Tag Archives: radiography

Use Of Radio-opaque Markers In Penetrating Trauma

As I was browsing through my journal list this week, I ran into an interesting title for an article that is currently in press.

“The use of radio-opaque markers is medical dogma”

Catchy, especially since I love writing about dogma vs what is really supported by the literature. The author questions the justification of this practice and posits that there are risks to extrapolating information based on radiographs with markers placed by the trauma team.


The author first reviewed the literature on the use of markers for penetrating injury, which started only recently, in 2002. Markers were initially used to precisely locate the penetration site since skin wounds (obviously) don’t show up on X-rays. Typically, these were just plain old paper clips. Some trauma professionals placed them directly over the wound. Others un-bent them and fashioned them into shapes that pointed to the exact location of the wound.

With the growing usage of CT scans to evaluate stable patients, modifications to the marker were made. Small arrow markers designed for use on x-rays were frequently used. However, even the very small ones could cause enough scatter on a CT scan to interfere with diagnosis. At some centers, Vitamin E capsules were taped on top of the wound. But thankfully, there are now special markers that can pinpoint the wound without degrading the tomographic image.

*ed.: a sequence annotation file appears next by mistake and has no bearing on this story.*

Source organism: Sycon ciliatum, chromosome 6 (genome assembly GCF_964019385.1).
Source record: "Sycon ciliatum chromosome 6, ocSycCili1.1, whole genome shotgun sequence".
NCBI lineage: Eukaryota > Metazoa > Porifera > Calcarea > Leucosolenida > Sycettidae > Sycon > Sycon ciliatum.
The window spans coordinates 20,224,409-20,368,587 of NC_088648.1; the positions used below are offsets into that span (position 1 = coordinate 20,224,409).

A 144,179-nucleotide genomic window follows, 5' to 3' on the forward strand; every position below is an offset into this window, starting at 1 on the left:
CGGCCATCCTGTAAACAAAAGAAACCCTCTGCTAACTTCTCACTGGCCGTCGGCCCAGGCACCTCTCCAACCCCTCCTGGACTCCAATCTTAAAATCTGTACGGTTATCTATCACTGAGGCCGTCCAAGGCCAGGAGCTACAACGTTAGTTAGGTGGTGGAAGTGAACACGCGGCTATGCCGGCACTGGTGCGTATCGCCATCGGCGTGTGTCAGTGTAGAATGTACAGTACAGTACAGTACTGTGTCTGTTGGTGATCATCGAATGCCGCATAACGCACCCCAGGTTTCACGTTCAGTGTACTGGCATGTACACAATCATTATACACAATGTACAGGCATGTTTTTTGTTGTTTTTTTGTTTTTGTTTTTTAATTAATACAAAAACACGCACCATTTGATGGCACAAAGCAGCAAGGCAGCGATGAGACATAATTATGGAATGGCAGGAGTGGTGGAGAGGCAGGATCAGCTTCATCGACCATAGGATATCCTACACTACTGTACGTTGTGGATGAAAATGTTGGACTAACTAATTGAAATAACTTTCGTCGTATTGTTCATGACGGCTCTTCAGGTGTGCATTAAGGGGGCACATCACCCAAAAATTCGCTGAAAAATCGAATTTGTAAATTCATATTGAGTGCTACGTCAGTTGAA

The author goes on to describe how gunshot wounds specifically are difficult to assess with a marker. Although the exact surface location may be noted, the underlying injuries vary due to size, distance, velocity, and trajectory change from tissue density or bone strikes. He also notes that it may not be wise to place a marker into a bloody field in a potentially combative patients.

The article concludes that the use of this technique for identifying anything other than surface location of penetrations lacks clinical evidence and is based only on expert opinion. Which essentially makes it dogma.

Bottom line: Here are my thoughts. First, the use of markers on penetrating wounds has been going on for much longer than the 20 years found in the trauma literature reviewed here. It has been a common practice among trauma surgeons for many, many decades. Most “seasoned” (old) trauma surgeons have been doing and teaching this for their entire careers. 

I concur that we have techniques like CT scan available to us now that provide an excellent view of the penetration trajectory. The skin wound is usually apparent on the scan, but may be improved with the use of a CT-approved marker.

So why still do this for the patient arriving in your trauma bay? An experienced trauma surgeon can get a good sense of the trajectory based on the entry point, the exit wound, and the location of any retained bullet or fragments. Rapid placement of some kind of marker on all wounds followed by a quick image allows them to roughly predict what was hit, and assess the possibility that there might be bleeding that would drive the team straight to the operating room. It can help direct the surgical exploration if imaging was unnecessary or contraindicated.